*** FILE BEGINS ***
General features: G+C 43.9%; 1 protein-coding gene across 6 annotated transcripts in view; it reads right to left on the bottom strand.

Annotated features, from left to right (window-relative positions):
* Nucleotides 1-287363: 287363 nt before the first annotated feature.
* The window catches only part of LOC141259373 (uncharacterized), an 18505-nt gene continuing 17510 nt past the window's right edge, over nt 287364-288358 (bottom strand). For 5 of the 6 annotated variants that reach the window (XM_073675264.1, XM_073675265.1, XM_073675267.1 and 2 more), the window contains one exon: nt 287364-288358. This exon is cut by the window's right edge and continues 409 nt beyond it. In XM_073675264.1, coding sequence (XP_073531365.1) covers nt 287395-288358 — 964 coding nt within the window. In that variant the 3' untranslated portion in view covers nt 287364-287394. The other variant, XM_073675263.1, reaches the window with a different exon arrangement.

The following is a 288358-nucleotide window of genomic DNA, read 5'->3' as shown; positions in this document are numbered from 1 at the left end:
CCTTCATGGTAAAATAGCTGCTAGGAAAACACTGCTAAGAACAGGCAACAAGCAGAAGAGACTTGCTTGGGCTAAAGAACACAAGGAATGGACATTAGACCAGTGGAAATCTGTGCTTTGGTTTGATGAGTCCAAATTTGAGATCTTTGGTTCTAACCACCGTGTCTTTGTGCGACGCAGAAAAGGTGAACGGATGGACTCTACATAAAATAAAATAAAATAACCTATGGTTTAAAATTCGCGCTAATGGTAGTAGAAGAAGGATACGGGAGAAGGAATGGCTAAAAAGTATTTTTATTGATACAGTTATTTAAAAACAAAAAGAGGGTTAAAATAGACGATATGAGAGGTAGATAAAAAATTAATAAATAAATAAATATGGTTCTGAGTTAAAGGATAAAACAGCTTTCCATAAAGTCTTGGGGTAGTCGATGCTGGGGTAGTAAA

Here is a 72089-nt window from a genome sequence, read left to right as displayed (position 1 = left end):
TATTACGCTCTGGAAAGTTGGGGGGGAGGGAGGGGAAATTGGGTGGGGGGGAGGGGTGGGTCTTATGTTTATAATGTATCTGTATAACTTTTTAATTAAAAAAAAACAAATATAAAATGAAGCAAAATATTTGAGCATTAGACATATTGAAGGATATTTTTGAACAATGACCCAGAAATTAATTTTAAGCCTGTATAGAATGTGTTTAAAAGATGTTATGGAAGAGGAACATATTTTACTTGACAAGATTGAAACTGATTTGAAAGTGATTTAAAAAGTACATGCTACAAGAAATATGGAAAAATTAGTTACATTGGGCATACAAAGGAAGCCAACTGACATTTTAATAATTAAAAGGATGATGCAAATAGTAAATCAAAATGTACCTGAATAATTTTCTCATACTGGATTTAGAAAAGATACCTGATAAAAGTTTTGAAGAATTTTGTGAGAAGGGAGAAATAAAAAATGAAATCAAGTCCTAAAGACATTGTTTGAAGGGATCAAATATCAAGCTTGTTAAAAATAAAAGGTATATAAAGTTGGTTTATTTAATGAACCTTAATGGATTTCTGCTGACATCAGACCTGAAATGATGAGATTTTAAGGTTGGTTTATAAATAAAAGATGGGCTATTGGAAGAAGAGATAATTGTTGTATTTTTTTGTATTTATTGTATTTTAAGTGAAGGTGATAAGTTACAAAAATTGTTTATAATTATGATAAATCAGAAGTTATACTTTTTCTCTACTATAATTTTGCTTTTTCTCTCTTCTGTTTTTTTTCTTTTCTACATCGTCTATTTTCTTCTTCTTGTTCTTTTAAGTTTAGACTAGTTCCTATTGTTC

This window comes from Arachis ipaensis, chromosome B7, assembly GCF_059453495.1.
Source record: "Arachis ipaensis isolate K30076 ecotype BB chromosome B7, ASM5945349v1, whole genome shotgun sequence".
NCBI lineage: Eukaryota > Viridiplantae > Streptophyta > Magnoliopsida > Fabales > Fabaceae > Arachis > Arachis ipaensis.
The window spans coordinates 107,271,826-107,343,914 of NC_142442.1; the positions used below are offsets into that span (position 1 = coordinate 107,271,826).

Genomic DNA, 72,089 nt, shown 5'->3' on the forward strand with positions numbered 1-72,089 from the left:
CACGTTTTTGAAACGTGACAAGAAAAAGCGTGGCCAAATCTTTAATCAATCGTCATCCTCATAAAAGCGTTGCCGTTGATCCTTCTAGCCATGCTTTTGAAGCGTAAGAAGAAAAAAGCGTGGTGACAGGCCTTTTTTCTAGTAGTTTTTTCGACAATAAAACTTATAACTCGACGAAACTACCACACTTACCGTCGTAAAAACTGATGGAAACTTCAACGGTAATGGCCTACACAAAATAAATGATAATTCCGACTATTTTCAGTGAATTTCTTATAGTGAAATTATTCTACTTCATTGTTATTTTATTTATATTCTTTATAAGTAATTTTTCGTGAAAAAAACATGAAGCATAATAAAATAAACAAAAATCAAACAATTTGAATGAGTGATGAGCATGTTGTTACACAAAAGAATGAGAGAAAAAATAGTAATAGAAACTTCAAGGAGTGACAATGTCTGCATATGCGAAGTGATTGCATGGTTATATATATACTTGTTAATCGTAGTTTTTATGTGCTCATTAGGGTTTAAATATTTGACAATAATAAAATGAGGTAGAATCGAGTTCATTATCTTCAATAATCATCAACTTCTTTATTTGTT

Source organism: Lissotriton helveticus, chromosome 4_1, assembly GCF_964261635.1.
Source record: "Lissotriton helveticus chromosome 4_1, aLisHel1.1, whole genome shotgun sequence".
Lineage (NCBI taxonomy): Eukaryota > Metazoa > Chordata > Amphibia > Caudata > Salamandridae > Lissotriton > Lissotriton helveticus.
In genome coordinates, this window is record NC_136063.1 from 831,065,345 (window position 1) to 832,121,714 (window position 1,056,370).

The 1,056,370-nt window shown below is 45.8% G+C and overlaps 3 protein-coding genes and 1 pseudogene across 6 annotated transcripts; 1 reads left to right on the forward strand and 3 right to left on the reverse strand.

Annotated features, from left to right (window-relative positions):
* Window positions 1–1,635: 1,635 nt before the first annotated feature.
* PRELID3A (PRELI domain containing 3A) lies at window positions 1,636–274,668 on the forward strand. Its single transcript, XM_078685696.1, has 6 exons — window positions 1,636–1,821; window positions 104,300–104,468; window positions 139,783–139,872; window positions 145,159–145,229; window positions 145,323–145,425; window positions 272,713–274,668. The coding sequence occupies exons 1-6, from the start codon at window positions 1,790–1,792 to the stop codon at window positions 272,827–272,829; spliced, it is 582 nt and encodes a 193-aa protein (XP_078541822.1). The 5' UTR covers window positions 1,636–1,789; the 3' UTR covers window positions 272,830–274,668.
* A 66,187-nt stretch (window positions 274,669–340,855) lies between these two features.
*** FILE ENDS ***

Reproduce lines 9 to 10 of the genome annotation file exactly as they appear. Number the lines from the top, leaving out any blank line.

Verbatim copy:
This window comes from Arachis ipaensis, chromosome B7, assembly GCF_059453495.1.
Source record: "Arachis ipaensis isolate K30076 ecotype BB chromosome B7, ASM5945349v1, whole genome shotgun sequence".